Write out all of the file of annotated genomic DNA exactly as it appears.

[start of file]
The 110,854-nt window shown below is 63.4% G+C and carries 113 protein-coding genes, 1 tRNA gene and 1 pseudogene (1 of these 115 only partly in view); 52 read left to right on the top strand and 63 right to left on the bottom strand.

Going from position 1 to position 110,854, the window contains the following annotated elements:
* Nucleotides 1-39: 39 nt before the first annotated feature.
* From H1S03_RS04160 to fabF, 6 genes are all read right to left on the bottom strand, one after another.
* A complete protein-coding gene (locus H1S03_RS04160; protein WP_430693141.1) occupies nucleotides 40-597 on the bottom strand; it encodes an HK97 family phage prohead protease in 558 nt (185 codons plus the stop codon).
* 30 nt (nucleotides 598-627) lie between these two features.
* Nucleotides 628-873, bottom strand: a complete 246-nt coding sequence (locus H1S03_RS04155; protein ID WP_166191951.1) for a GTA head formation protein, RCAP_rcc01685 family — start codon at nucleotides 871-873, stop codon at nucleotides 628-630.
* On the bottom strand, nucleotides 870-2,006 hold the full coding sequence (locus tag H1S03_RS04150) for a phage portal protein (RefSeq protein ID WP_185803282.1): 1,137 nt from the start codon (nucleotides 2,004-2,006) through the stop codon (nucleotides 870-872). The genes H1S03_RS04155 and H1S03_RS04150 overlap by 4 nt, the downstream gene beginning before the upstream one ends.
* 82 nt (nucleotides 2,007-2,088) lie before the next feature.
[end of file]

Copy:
The 110,854-nt window shown below is 63.4% G+C and carries 113 protein-coding genes, 1 tRNA gene and 1 pseudogene (1 of these 115 only partly in view); 52 read left to right on the top strand and 63 right to left on the bottom strand.

Going from position 1 to position 110,854, the window contains the following annotated elements:
* Nucleotides 1-39: 39 nt before the first annotated feature.
* From H1S03_RS04160 to fabF, 6 genes are all read right to left on the bottom strand, one after another.
* A complete protein-coding gene (locus H1S03_RS04160; protein WP_430693141.1) occupies nucleotides 40-597 on the bottom strand; it encodes an HK97 family phage prohead protease in 558 nt (185 codons plus the stop codon).
* 30 nt (nucleotides 598-627) lie between these two features.
* Nucleotides 628-873, bottom strand: a complete 246-nt coding sequence (locus H1S03_RS04155; protein ID WP_166191951.1) for a GTA head formation protein, RCAP_rcc01685 family — start codon at nucleotides 871-873, stop codon at nucleotides 628-630.
* On the bottom strand, nucleotides 870-2,006 hold the full coding sequence (locus tag H1S03_RS04150) for a phage portal protein (RefSeq protein ID WP_185803282.1): 1,137 nt from the start codon (nucleotides 2,004-2,006) through the stop codon (nucleotides 870-872). The genes H1S03_RS04155 and H1S03_RS04150 overlap by 4 nt, the downstream gene beginning before the upstream one ends.
* 82 nt (nucleotides 2,007-2,088) lie before the next feature.